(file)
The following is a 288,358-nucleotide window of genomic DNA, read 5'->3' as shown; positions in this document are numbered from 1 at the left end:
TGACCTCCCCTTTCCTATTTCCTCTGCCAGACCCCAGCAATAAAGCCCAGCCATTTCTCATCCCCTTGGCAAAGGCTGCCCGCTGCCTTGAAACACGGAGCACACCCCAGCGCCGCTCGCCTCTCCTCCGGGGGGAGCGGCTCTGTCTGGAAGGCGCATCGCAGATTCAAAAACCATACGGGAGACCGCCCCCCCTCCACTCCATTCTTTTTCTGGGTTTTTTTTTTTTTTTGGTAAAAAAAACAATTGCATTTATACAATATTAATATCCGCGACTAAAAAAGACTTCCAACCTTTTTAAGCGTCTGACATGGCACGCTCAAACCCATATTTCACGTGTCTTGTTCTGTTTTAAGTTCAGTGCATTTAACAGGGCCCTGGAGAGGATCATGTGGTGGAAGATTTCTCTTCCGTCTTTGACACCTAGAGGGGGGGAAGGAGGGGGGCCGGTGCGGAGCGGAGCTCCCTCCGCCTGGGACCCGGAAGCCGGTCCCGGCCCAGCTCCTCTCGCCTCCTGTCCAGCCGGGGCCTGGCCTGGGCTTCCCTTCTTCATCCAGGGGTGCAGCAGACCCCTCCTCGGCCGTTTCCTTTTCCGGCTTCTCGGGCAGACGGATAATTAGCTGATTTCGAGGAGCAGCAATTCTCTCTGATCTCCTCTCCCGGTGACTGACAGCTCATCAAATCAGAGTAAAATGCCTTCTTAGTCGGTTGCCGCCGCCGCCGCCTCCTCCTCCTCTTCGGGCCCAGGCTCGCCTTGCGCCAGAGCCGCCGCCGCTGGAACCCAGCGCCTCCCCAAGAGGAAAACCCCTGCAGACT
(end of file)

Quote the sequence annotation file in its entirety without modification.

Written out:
The following is a 288,358-nucleotide window of genomic DNA, read 5'->3' as shown; positions in this document are numbered from 1 at the left end:
TGACCTCCCCTTTCCTATTTCCTCTGCCAGACCCCAGCAATAAAGCCCAGCCATTTCTCATCCCCTTGGCAAAGGCTGCCCGCTGCCTTGAAACACGGAGCACACCCCAGCGCCGCTCGCCTCTCCTCCGGGGGGAGCGGCTCTGTCTGGAAGGCGCATCGCAGATTCAAAAACCATACGGGAGACCGCCCCCCCTCCACTCCATTCTTTTTCTGGGTTTTTTTTTTTTTTTGGTAAAAAAAACAATTGCATTTATACAATATTAATATCCGCGACTAAAAAAGACTTCCAACCTTTTTAAGCGTCTGACATGGCACGCTCAAACCCATATTTCACGTGTCTTGTTCTGTTTTAAGTTCAGTGCATTTAACAGGGCCCTGGAGAGGATCATGTGGTGGAAGATTTCTCTTCCGTCTTTGACACCTAGAGGGGGGGAAGGAGGGGGGCCGGTGCGGAGCGGAGCTCCCTCCGCCTGGGACCCGGAAGCCGGTCCCGGCCCAGCTCCTCTCGCCTCCTGTCCAGCCGGGGCCTGGCCTGGGCTTCCCTTCTTCATCCAGGGGTGCAGCAGACCCCTCCTCGGCCGTTTCCTTTTCCGGCTTCTCGGGCAGACGGATAATTAGCTGATTTCGAGGAGCAGCAATTCTCTCTGATCTCCTCTCCCGGTGACTGACAGCTCATCAAATCAGAGTAAAATGCCTTCTTAGTCGGTTGCCGCCGCCGCCGCCTCCTCCTCCTCTTCGGGCCCAGGCTCGCCTTGCGCCAGAGCCGCCGCCGCTGGAACCCAGCGCCTCCCCAAGAGGAAAACCCCTGCAGACT